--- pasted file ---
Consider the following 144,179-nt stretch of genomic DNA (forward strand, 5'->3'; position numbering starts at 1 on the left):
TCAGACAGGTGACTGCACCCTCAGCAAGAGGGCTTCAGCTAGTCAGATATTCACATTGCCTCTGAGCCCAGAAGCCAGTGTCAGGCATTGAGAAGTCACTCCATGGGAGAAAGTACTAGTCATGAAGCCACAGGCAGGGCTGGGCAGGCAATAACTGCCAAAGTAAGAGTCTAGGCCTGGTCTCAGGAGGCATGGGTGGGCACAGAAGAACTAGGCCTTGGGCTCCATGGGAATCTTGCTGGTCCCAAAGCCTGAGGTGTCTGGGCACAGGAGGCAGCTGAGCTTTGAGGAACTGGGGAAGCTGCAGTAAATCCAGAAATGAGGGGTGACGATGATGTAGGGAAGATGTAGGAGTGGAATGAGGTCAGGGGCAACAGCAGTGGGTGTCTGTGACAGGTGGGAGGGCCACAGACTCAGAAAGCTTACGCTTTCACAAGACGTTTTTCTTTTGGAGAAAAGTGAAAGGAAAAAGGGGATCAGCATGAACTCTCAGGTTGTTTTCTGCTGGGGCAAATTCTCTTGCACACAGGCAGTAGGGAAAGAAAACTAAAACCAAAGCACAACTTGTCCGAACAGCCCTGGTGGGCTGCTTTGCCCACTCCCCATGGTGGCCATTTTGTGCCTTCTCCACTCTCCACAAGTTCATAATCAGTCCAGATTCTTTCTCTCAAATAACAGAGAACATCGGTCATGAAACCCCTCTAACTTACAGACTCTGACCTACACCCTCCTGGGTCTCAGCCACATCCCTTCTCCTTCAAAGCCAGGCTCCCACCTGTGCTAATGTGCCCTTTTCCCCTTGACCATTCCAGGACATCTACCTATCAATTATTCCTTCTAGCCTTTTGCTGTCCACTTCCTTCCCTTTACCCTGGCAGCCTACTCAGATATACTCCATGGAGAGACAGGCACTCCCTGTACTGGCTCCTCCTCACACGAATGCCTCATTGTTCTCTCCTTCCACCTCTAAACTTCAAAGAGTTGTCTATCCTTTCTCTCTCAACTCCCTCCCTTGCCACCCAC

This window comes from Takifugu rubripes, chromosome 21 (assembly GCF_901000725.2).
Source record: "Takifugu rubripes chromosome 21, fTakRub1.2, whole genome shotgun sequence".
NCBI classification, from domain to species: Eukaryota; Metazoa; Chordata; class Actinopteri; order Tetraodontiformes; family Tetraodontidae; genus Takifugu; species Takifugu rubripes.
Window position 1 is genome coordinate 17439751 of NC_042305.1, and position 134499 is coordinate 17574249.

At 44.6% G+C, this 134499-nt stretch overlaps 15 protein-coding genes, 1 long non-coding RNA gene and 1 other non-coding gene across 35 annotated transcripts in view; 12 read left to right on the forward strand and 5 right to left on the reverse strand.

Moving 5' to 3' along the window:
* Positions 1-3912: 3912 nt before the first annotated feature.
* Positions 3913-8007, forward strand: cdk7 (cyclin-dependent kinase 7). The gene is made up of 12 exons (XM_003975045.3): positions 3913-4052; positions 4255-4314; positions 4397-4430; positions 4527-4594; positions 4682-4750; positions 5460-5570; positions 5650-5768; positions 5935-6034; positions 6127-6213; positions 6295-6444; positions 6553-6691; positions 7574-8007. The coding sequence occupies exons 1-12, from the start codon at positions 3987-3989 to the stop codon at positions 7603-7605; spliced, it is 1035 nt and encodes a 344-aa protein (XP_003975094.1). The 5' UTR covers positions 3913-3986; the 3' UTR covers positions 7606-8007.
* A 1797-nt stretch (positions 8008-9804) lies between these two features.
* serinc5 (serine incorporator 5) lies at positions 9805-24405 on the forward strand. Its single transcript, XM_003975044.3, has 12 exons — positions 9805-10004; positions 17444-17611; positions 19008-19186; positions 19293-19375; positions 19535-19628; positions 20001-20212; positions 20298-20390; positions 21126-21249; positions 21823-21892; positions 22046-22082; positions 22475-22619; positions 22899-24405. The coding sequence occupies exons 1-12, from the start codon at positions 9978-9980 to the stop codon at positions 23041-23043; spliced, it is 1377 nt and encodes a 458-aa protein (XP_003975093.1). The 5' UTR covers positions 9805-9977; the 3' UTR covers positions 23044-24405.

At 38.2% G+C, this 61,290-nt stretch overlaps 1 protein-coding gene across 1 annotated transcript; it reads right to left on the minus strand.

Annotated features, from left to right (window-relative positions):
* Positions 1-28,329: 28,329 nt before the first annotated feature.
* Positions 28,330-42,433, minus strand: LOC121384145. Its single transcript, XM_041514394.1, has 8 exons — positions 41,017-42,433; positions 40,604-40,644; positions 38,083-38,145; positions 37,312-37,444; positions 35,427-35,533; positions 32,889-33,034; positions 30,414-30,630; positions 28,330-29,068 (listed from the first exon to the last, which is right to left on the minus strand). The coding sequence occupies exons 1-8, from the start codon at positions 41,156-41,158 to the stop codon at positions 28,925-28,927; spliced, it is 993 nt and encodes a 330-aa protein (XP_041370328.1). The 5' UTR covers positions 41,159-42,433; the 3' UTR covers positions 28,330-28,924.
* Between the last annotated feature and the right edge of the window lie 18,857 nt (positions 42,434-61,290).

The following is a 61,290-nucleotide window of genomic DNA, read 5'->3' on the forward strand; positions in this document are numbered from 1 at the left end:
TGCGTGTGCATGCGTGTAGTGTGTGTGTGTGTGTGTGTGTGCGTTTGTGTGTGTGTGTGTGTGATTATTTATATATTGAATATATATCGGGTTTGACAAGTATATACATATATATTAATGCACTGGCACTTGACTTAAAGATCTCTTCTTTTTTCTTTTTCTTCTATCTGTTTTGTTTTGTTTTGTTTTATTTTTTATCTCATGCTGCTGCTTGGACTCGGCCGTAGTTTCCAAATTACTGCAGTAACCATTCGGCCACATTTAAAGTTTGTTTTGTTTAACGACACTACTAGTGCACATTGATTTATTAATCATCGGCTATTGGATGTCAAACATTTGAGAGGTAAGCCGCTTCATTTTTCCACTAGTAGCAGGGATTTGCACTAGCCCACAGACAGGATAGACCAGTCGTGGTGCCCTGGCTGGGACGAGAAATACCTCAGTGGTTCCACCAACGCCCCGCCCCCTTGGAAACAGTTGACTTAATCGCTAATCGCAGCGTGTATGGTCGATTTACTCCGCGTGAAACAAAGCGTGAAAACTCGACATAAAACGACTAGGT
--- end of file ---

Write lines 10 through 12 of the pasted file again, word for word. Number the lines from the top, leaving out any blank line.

* Positions 3913-8007, forward strand: cdk7 (cyclin-dependent kinase 7). The gene is made up of 12 exons (XM_003975045.3): positions 3913-4052; positions 4255-4314; positions 4397-4430; positions 4527-4594; positions 4682-4750; positions 5460-5570; positions 5650-5768; positions 5935-6034; positions 6127-6213; positions 6295-6444; positions 6553-6691; positions 7574-8007. The coding sequence occupies exons 1-12, from the start codon at positions 3987-3989 to the stop codon at positions 7603-7605; spliced, it is 1035 nt and encodes a 344-aa protein (XP_003975094.1). The 5' UTR covers positions 3913-3986; the 3' UTR covers positions 7606-8007.
* A 1797-nt stretch (positions 8008-9804) lies between these two features.
* serinc5 (serine incorporator 5) lies at positions 9805-24405 on the forward strand. Its single transcript, XM_003975044.3, has 12 exons — positions 9805-10004; positions 17444-17611; positions 19008-19186; positions 19293-19375; positions 19535-19628; positions 20001-20212; positions 20298-20390; positions 21126-21249; positions 21823-21892; positions 22046-22082; positions 22475-22619; positions 22899-24405. The coding sequence occupies exons 1-12, from the start codon at positions 9978-9980 to the stop codon at positions 23041-23043; spliced, it is 1377 nt and encodes a 458-aa protein (XP_003975093.1). The 5' UTR covers positions 9805-9977; the 3' UTR covers positions 23044-24405.